Begin your month of poetry over at GottaBook with Gregory K. and his 30 Poets / 30 Days celebration. Today’s poet is America’s first children’s laureate Jack Prelutsky with “A Little Poem For Poetry Month“.
Today is also the official kick-off of poet Robert Pinsky’s Poems Out Loud blog. Unofficially, Mr. Pinsky’s been blogging since Monday.
Updated to add: Tricia at The Miss Rumphius Effect reminded me in the comments below that this month she’ll have at least one interview with a poet everyday. The celebration begins today with Kenn Nesbitt; you can find the entire schedule here.
Like Mr. Pinsky, our family couldn’t wait until today to start celebrating. Our festivities began on Monday with the start of the local speech arts/music festival, with Davy, Daniel, and Laura each reciting two poems (Laura also gave her 4H speech and did a sacred reading of a traditional Mohawk poem). The kids each won their classes, and Davy and Laura took the home awards for their categories. They all also did very well in the vocal sections (traditional folk songs and musical theater), winning three awards. Very, very well done all round and Tom and I are proud; Laura has her last performance this afternoon, in piano. I was especially happy not with the awards but to see how much the kids had learned. Laura had had a fairly dismal time with her speech in February at 4H public speaking day, because she was sick with the flu; she had just about given up on her speech as any good or her ability to deliver it, when her performance on Monday and the adjudicator’s comments restored Laura’s confidence. Davy’s voice teacher got the last two pages of his music out of order while accompanying him on the piano, and Davy stayed calm and just waited while the teacher tinkled away, starting to sing again when the music finally sounded familiar. Daniel didn’t let the fact that he was in two tough categories (against his older sister in one) stop him from doing his best. We’re proud and pleased.
In other late March, early April news, the snow is still here but it is melting and the days are above freezing. The geese and the crows are coming back, and the gophers are coming out. The organic farming recertification paperwork pile has been filled out and returned. We have seven sweet calves, with 20 more to come. Our first cow to calve should have been the last, with a premature, stillborn calf (she may have slipped on the ice and fallen, or another cow did so and fell against her); so at the kids’ request, we’ve started milking her. Yesterday Laura and I made butter and put a pot of milk in the old O’Keefe & Merritt gas oven to make cottage cheese; the pilot light keeps the oven at just the right temperature, just warm enough to start the clabbering.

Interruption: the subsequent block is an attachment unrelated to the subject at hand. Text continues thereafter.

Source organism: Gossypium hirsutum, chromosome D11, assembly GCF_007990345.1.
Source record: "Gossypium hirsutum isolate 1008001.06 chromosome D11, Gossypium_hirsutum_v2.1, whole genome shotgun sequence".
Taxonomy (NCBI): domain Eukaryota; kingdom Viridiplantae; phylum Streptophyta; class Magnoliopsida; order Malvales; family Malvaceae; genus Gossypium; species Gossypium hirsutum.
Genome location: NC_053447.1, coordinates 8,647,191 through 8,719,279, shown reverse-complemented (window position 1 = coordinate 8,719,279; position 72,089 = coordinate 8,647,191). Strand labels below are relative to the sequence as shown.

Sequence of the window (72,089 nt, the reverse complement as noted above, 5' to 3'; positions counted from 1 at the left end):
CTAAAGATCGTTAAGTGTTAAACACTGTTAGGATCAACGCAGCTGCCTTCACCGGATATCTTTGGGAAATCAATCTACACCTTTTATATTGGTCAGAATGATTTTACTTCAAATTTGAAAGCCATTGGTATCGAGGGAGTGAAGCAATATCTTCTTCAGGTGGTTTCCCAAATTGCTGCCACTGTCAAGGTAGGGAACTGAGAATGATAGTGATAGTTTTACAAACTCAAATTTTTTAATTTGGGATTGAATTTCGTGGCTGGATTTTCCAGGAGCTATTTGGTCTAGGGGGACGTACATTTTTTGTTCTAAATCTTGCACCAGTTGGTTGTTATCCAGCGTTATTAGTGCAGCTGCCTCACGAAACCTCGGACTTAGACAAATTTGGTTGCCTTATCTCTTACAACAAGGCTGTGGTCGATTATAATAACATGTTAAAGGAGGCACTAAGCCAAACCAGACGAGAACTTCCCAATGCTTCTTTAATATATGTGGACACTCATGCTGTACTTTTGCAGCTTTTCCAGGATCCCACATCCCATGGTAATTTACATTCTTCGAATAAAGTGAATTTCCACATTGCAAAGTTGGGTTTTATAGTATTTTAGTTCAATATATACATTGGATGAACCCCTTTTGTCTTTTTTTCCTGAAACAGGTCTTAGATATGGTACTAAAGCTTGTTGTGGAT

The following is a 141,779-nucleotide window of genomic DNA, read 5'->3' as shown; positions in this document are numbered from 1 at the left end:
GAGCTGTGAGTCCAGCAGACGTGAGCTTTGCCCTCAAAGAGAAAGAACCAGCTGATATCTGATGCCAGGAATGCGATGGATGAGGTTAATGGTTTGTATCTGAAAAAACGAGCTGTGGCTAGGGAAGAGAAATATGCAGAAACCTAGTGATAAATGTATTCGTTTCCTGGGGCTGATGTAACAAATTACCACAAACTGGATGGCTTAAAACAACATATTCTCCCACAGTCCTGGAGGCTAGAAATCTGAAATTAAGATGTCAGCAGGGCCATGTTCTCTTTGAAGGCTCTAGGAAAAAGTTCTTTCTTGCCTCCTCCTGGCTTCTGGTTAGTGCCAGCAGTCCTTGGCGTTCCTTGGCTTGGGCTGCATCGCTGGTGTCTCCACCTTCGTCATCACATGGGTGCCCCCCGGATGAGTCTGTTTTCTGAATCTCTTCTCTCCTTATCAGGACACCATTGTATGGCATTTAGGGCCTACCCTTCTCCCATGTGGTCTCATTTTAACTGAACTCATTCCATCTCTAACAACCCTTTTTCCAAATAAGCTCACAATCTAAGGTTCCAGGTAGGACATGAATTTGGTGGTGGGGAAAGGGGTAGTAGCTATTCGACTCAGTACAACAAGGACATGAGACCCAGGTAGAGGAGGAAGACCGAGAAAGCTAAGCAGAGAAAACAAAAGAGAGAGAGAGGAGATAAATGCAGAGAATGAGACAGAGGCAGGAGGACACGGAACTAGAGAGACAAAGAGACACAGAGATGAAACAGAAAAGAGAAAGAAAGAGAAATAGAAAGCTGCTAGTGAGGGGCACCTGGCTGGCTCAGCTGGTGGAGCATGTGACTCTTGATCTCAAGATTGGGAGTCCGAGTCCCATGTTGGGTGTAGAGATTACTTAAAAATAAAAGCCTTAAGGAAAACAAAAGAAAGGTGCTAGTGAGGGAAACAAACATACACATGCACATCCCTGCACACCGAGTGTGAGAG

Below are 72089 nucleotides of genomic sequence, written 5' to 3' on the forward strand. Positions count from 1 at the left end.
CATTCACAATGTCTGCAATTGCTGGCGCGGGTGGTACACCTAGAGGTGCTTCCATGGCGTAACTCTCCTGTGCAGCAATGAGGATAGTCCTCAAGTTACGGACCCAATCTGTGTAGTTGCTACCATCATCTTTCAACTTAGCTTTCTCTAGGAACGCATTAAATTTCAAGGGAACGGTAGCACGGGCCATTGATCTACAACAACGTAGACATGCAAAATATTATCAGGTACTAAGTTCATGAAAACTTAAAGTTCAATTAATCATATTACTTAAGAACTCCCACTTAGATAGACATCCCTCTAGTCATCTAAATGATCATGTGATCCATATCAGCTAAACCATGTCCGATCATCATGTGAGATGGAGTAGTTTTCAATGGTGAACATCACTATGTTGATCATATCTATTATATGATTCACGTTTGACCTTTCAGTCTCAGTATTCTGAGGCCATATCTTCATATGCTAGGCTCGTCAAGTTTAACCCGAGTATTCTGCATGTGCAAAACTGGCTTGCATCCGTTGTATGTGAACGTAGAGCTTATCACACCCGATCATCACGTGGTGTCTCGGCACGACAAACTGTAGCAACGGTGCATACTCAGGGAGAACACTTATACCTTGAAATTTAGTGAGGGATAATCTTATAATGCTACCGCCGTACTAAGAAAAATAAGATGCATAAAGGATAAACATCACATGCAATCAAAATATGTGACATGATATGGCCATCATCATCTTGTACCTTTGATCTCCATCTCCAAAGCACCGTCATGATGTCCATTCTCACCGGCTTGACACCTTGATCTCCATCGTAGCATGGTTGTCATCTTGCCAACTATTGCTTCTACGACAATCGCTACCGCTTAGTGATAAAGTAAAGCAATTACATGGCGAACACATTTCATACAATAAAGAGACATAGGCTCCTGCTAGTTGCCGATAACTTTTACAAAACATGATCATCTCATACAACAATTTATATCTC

Unlike Gregory K. and Robert Pinsky, I can’t promise a blog post or a poem, even an old one, for every day of the month, but I’ll post as many poems this month as I can. Here’s my April Fool’s Day offering, by Ian Serraillier. As I wrote two years ago with another of his poems, Ian Serraillier (1912-1994) was an English author and poet who wrote often for children. His works are much beloved by many North American home schooling families, more for his retellings of classic tales and legends than for his adventure stories and poetry; some of our favorites are Escape from Warsaw, Beowulf the Warrior, and The Road to Canterbury. And so, a fractured fairy tale for a foolish day,
After Ever Happily
(or, The Princess and the Woodcutter)
by Ian Serraillier
And they both lived happily ever after…
The wedding was held in the palace. Laughter
rang to the roof as a loosened rafter
Crashed down and squashed the chamberlain flat–
And how the wedding guests laughed at that!
“You with your horny indelicate hands,
Who drop your haitches and call them ‘ands,
Who cannot afford to buy her a dress,
How dare you presume to pinch our princess–
Miserable woodcutter, uncombed, unwashed!”
Were the chamberlains last words (before he was squashed).
“Take her”, said the Queen, who had a soft spot
For wood cutters. “He’s strong and he’s handsome. Why not?”
“What rot”, said the King, but he dare not object;
The Queen wore the trousers — that’s as you’d expect.
Said the chamberlain, usually meek and inscrutable,
“A princess and a woodcutter? The match is unsuitable.”
Her dog barked its welcome again and again,
As they splashed to the palace through puddles of rain.
And the princess sighed, “Till the end of my life!”
“Darling”, said the woodcutter, “Will you be my wife?”
He knew all his days he could love no other
So he nursed her to health with some help from his mother,
And lifted her horribly hurt, from her tumble.
A woodcutter, watching saw the horse stumble.
As she rode through the woods, a princess in her prime
On a dapple-grey horse…Now, to finish my rhyme,
I’ll start it properly: Once upon a time —
Farm School’s recent round-up of poetry resources, National Poetry Month 2009: Essential Pleasures